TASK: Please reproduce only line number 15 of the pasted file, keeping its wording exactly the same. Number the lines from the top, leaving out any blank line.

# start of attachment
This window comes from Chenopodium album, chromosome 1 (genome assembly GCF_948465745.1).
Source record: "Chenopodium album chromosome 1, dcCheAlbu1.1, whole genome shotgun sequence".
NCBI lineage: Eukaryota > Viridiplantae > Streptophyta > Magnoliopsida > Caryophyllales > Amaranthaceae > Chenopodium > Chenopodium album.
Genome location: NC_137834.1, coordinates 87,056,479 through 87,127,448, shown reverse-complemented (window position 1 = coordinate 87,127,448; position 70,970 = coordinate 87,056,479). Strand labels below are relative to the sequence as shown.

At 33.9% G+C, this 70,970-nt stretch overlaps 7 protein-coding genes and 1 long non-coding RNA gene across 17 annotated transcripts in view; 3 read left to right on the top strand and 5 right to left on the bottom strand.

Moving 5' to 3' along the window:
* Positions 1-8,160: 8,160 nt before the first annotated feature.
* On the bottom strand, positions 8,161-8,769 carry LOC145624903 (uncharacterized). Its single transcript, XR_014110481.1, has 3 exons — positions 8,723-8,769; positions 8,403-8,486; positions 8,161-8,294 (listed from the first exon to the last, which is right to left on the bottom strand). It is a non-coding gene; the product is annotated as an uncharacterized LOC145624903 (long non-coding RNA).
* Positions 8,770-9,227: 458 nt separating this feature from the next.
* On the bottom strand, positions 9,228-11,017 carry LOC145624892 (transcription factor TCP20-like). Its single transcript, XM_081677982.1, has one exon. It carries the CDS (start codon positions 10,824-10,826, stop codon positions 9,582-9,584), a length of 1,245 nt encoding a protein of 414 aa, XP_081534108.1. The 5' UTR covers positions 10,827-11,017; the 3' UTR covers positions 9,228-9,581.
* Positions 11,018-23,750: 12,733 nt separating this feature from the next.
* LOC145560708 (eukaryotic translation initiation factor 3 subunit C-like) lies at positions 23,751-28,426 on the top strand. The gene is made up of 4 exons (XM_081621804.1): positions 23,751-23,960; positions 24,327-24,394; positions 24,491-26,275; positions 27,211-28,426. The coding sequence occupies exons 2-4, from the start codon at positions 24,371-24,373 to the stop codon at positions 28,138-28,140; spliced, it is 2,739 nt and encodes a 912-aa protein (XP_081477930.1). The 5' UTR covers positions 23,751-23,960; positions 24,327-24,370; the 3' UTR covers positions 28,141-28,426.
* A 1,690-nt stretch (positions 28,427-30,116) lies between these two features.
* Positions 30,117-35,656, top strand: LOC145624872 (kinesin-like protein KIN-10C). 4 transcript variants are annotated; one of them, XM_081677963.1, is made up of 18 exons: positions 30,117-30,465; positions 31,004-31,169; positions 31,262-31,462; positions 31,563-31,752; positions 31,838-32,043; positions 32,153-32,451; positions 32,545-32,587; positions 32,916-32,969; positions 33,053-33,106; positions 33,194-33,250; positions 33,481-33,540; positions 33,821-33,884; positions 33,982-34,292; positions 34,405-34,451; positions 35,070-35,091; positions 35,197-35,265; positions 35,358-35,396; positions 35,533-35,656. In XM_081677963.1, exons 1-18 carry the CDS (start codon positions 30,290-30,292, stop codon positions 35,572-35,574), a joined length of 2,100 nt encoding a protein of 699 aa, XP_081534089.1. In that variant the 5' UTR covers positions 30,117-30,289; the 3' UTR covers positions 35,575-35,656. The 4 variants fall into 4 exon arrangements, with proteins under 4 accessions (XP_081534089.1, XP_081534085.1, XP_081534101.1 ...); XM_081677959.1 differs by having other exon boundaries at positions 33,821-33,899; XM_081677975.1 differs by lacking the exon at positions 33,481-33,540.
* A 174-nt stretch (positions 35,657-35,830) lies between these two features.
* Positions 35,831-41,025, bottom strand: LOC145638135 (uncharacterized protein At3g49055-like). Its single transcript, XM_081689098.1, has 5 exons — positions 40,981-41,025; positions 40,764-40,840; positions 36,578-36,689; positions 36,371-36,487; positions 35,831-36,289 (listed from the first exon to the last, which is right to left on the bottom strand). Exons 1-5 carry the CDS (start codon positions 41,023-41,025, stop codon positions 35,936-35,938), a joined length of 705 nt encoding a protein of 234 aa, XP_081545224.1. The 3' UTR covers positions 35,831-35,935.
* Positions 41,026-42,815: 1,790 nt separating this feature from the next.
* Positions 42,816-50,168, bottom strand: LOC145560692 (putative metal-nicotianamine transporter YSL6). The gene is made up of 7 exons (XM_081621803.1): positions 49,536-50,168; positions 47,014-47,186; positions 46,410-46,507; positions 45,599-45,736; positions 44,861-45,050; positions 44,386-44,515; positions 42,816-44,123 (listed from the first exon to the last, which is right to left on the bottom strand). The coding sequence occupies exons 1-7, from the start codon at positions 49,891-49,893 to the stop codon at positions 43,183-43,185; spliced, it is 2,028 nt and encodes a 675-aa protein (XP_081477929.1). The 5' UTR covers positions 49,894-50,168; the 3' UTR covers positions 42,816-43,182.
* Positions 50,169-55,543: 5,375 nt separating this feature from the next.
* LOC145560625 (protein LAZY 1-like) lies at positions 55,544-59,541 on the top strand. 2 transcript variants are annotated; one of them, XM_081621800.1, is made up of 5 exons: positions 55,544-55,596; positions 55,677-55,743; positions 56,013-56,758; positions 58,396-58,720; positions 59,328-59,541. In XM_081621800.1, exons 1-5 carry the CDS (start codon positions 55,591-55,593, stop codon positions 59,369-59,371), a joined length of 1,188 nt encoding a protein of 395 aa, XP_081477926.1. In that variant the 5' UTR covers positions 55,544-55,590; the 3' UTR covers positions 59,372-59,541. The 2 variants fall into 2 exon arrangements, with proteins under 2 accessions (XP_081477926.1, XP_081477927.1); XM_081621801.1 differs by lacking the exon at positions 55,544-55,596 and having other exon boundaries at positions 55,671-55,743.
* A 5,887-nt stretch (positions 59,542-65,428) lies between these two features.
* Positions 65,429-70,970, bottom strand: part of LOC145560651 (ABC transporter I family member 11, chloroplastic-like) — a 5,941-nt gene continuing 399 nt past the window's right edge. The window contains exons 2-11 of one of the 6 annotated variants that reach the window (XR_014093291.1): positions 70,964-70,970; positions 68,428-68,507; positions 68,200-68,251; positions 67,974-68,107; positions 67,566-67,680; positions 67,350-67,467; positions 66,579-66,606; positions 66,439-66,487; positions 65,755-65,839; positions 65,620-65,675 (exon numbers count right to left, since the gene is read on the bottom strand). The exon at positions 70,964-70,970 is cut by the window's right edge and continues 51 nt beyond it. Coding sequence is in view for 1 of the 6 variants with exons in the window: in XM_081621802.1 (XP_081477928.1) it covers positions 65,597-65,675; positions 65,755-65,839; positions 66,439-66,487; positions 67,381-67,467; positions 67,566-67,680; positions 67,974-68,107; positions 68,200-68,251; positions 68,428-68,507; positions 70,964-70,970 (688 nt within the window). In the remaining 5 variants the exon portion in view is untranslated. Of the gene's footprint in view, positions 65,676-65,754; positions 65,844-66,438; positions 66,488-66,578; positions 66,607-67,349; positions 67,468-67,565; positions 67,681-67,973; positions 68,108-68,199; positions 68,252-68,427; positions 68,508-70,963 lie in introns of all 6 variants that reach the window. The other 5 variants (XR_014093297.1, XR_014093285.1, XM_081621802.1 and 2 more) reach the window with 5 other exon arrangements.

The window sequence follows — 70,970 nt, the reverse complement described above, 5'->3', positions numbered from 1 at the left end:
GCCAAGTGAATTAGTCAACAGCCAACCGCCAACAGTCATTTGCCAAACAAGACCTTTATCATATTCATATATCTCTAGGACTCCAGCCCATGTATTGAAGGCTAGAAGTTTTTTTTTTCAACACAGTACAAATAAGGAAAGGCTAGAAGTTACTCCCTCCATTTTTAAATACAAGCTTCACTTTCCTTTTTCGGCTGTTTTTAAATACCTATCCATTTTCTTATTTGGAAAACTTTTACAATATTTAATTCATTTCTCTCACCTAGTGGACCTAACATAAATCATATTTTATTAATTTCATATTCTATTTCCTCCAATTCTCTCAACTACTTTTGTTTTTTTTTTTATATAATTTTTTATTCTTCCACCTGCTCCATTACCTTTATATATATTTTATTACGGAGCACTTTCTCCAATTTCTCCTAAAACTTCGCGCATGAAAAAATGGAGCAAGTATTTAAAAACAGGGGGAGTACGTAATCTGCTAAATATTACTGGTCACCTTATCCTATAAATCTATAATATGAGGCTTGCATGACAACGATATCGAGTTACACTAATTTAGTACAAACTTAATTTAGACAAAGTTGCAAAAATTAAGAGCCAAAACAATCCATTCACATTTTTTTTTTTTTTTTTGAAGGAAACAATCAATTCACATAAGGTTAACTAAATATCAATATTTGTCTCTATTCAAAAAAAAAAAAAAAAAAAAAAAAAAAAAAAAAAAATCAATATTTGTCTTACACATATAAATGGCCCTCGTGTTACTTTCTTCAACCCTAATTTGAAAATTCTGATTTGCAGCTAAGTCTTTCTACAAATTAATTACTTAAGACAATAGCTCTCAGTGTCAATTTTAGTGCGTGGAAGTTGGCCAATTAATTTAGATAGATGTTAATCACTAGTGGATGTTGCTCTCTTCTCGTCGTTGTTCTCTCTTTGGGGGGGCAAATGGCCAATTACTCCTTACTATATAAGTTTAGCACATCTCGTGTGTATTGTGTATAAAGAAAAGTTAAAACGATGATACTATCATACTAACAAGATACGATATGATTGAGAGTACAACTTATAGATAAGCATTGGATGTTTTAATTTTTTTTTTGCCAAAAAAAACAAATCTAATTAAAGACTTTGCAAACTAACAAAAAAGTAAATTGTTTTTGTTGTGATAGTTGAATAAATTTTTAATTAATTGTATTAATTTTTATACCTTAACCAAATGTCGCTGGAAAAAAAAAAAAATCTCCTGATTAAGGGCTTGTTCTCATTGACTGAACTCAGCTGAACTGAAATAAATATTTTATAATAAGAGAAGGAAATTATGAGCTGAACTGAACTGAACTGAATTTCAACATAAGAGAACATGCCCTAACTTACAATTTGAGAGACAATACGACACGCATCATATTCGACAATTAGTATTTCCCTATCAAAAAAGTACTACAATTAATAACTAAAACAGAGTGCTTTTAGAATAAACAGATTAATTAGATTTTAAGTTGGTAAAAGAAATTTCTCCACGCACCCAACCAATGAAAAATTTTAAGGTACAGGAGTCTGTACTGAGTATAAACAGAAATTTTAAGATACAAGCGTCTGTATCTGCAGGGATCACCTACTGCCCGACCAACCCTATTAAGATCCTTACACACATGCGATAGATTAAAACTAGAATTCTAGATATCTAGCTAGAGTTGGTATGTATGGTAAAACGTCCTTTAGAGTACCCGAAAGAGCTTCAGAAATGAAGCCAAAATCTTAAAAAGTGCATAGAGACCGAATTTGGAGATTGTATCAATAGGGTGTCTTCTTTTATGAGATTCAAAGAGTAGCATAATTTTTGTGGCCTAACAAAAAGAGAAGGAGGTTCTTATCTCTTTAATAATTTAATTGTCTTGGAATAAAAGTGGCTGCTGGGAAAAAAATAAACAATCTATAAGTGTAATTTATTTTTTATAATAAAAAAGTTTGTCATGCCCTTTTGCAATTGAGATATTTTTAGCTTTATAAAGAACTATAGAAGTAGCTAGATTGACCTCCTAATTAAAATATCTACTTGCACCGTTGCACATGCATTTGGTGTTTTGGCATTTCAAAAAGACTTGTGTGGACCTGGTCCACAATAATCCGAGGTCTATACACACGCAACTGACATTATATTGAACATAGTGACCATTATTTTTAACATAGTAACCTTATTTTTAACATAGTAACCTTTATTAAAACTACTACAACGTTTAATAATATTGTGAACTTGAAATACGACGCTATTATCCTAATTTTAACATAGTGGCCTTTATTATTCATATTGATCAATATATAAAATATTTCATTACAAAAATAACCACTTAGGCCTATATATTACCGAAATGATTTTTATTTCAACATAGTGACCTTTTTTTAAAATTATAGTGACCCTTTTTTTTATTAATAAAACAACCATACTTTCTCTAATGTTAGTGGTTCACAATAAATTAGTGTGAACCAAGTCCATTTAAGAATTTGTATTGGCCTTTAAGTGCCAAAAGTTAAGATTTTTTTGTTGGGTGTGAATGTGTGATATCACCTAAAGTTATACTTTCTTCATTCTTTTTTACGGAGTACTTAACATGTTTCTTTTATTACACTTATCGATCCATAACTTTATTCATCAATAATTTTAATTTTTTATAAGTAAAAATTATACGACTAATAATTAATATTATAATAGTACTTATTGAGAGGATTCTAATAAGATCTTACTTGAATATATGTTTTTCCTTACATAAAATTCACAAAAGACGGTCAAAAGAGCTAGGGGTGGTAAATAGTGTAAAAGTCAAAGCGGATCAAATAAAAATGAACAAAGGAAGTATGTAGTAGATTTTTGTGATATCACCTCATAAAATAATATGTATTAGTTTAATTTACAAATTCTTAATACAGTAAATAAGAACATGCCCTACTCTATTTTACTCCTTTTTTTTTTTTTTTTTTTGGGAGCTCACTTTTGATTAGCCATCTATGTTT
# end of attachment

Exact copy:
* A 174-nt stretch (positions 35,657-35,830) lies between these two features.